The Gülen movement is a transnational social movement with presence in more than 120 countries. The movement emerged out of Turkey’s informal Islamic sector in the 1960s and combined elements of Turkish patriotism, Islamic revivalism, Sufi mysticism, interfaith outreach, activist pietism, and conservative modernism. The initial focus on faith-based community-building gave way to a broader “presence movement” in the public sphere. The movement is organized around clusters of non-governmental institutions, including schools, tutoring centers, universities, business associations, community organizations, humanitarian aid, healthcare, and media outlets. Its organizational structure resembles concentric circles of volunteerism with varying degrees of commitment and contribution, with a core of dedicated full-time “elders” (abi/abla) and more specialized contributions in the periphery. Despite its transnational presence and growth, the structure of the movement retained its reliance on the charismatic authority of the movement’s founder, Fethullah Gülen, and a core group of the elders. The participants call the movement simply the hizmet (service), emphasizing its functions as opposed to its identity or leadership. As the community evolved from its early Muslim restorationist identity in the Turkish periphery, it has gradually widened its appeal, incorporated an increasingly universal-humanist language, and achieved a considerable global reach since the 1990s. The movement found a niche in interfaith/intercultural dialogue activism in the public sphere and allied itself with other civil society actors in various countries. The movement schools and services assumed bridge-building roles across ethnic and religious lines in divided and conflict-prone developing countries. These peace-building and civil society–organizing roles in turn helped the movement mobilize its members and promote its legitimacy in the public sphere, and offered layers of protection against its opponents. In Turkey, however, the movement became much more entangled in the state bureaucracy and politics, turning its civil society–based service profile into a controversial organization. Despite achieving a high-profile public presence, the movement’s politics remained informal, its positions on social and political issues vague, and its structure amorphous for much of its existence until the mid-2000s. The changing balance of power between Turkey’s Kemalist state establishment and the Islamists under the Justice and Development Party (AKP) offered a major opportunity for the Gülen movement to increase its access to power between 2007 and 2013. Many affiliates of the movement assumed key positions in the Turkish bureaucracy and the business world. During this period, the AKP gradually dismantled the Kemalist establishment. However, instead of a liberal democratic order, the “new” post-Kemalist Turkey witnessed a power struggle between the former allies. The mistrust between the Gülen movement and the AKP ultimately led to an all-out war, with battles around high-stakes corruption and graft investigations against the AKP government, followed by mass purges of Gülenists from the bureaucracy and crackdown on its economic and human resources, and finalized by criminalization of all movement activities after a coup attempt that implicated Gülenists in the military. The Turkish government extended its crackdown abroad and pressured other countries to declare the movement as a terrorist organization, shut down or transfer its schools, and extradite its leadership to Turkey, with mixed success. The movement is challenged by the conflicting imperatives of self-preservation under existential threats and the need for critical reflection on its relationship with power. It is likely to experience a period of soul searching while its center of gravity shifts away from Turkey. An integrated approach from social movement theory sheds light on how motives, means, and opportunities account for the rise and decline of the Gülen movement, with implications for Islam and modernity, religion and democratization, and state-society relations.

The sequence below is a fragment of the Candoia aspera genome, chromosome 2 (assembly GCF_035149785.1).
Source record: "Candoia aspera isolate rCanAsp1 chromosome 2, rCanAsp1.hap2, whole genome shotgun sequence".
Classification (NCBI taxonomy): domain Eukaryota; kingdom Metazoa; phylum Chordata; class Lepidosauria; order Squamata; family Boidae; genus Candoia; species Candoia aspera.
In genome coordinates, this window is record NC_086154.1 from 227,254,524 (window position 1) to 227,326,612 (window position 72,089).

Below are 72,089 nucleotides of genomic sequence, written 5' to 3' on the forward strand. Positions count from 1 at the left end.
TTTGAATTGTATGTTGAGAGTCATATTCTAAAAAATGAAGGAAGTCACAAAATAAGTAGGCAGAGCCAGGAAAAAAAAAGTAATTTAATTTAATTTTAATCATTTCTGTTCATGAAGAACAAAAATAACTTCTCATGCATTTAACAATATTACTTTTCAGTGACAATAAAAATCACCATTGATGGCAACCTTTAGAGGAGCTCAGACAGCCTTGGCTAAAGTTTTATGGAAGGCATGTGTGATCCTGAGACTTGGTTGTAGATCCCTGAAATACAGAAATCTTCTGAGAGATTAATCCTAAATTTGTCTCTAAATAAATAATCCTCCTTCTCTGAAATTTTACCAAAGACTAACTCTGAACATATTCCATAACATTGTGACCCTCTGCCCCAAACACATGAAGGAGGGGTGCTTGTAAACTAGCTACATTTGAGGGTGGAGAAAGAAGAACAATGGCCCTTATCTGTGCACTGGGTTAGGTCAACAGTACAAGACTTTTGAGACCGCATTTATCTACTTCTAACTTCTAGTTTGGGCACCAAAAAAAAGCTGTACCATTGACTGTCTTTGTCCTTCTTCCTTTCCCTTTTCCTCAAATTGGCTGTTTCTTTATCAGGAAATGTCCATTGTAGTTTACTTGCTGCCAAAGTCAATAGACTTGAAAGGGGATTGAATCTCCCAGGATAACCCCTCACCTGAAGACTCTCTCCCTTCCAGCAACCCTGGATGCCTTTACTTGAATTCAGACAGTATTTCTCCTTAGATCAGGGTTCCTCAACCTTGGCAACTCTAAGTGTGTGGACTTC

Article

National Parliaments and the European Union  

Katrin Auel

The role and position of national parliaments in European Union (EU) affairs have undergone a long, slow, and sometimes rocky, but overall rather remarkable, development. Long regarded as the victims of the integration process, they have continuously strengthened their institutional prerogatives and have become more actively involved in EU affairs. Since the Lisbon Treaty, national parliaments even have a formal and direct role in the European legislative process, namely, as guardians of the EU’s subsidiarity principle via the so-called early warning system. To what extent institutional provisions at the national or the European level provide national parliaments with effective means of influencing EU politics is still a largely open question. On the one hand, national parliaments still differ with regard to their institutional prerogatives and actual engagement in EU politics. On the other hand, the complex decision-making system of the EU, with its multitude of actors involved, makes it difficult to trace outcomes back to the influence of specific actors. Yet it is precisely this opacity of the EU policymaking process that has led to an emphasis on the parliamentary communication function and the way national parliaments can contribute to the democratic legitimacy of the EU by making EU political decisions and processes more accessible and transparent for the citizens. This deliberative aspect is also often emphasized in approaches to the role of national parliaments in the EU that challenge the territorially defined, standard account of parliamentary representation. Taking the multilevel character of the EU as well as the high degree of political and economic interdependence between the member states into account, parliamentary representation is conceptualized as extending beyond the nation-state and as shared across the EU, with a strong emphasis on the links between parliaments through inter-parliamentary cooperation and communication as well as on the representation of other member states’ citizens interests and concerns in parliamentary debates. Empirical research is still scarce, but existing studies provide evidence for the development of an increasingly dense web of formal and informal interactions between parliaments and for changes in the way national parliamentarians represent citizens in EU affairs.